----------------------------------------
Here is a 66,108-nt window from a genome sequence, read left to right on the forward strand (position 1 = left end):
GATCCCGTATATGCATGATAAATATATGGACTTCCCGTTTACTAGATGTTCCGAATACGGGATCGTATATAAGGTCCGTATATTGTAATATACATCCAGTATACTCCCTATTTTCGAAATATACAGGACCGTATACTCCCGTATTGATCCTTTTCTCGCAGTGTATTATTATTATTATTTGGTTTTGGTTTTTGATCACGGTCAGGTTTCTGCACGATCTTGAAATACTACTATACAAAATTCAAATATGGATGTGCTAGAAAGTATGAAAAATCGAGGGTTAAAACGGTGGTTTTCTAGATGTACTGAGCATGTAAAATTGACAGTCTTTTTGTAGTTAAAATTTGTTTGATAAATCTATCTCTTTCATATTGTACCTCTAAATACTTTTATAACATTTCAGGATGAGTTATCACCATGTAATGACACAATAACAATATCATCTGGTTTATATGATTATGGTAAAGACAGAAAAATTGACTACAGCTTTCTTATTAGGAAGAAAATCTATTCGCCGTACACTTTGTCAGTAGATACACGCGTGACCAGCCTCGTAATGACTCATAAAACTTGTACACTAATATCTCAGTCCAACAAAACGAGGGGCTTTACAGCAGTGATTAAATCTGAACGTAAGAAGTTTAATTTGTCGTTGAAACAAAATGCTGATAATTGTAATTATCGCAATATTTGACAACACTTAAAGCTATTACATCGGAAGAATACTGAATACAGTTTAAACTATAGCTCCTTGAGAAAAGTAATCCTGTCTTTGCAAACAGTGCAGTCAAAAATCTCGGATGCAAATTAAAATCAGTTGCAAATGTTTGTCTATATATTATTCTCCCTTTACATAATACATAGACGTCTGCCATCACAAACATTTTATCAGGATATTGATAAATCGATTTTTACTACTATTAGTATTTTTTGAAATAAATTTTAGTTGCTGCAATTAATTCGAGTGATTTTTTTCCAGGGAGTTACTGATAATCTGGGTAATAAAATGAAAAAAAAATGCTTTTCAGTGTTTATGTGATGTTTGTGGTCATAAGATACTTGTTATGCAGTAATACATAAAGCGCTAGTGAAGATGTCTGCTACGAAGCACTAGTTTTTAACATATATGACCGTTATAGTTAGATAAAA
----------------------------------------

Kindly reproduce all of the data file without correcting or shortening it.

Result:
Here is a 66,108-nt window from a genome sequence, read left to right on the forward strand (position 1 = left end):
GATCCCGTATATGCATGATAAATATATGGACTTCCCGTTTACTAGATGTTCCGAATACGGGATCGTATATAAGGTCCGTATATTGTAATATACATCCAGTATACTCCCTATTTTCGAAATATACAGGACCGTATACTCCCGTATTGATCCTTTTCTCGCAGTGTATTATTATTATTATTTGGTTTTGGTTTTTGATCACGGTCAGGTTTCTGCACGATCTTGAAATACTACTATACAAAATTCAAATATGGATGTGCTAGAAAGTATGAAAAATCGAGGGTTAAAACGGTGGTTTTCTAGATGTACTGAGCATGTAAAATTGACAGTCTTTTTGTAGTTAAAATTTGTTTGATAAATCTATCTCTTTCATATTGTACCTCTAAATACTTTTATAACATTTCAGGATGAGTTATCACCATGTAATGACACAATAACAATATCATCTGGTTTATATGATTATGGTAAAGACAGAAAAATTGACTACAGCTTTCTTATTAGGAAGAAAATCTATTCGCCGTACACTTTGTCAGTAGATACACGCGTGACCAGCCTCGTAATGACTCATAAAACTTGTACACTAATATCTCAGTCCAACAAAACGAGGGGCTTTACAGCAGTGATTAAATCTGAACGTAAGAAGTTTAATTTGTCGTTGAAACAAAATGCTGATAATTGTAATTATCGCAATATTTGACAACACTTAAAGCTATTACATCGGAAGAATACTGAATACAGTTTAAACTATAGCTCCTTGAGAAAAGTAATCCTGTCTTTGCAAACAGTGCAGTCAAAAATCTCGGATGCAAATTAAAATCAGTTGCAAATGTTTGTCTATATATTATTCTCCCTTTACATAATACATAGACGTCTGCCATCACAAACATTTTATCAGGATATTGATAAATCGATTTTTACTACTATTAGTATTTTTTGAAATAAATTTTAGTTGCTGCAATTAATTCGAGTGATTTTTTTCCAGGGAGTTACTGATAATCTGGGTAATAAAATGAAAAAAAAATGCTTTTCAGTGTTTATGTGATGTTTGTGGTCATAAGATACTTGTTATGCAGTAATACATAAAGCGCTAGTGAAGATGTCTGCTACGAAGCACTAGTTTTTAACATATATGACCGTTATAGTTAGATAAAA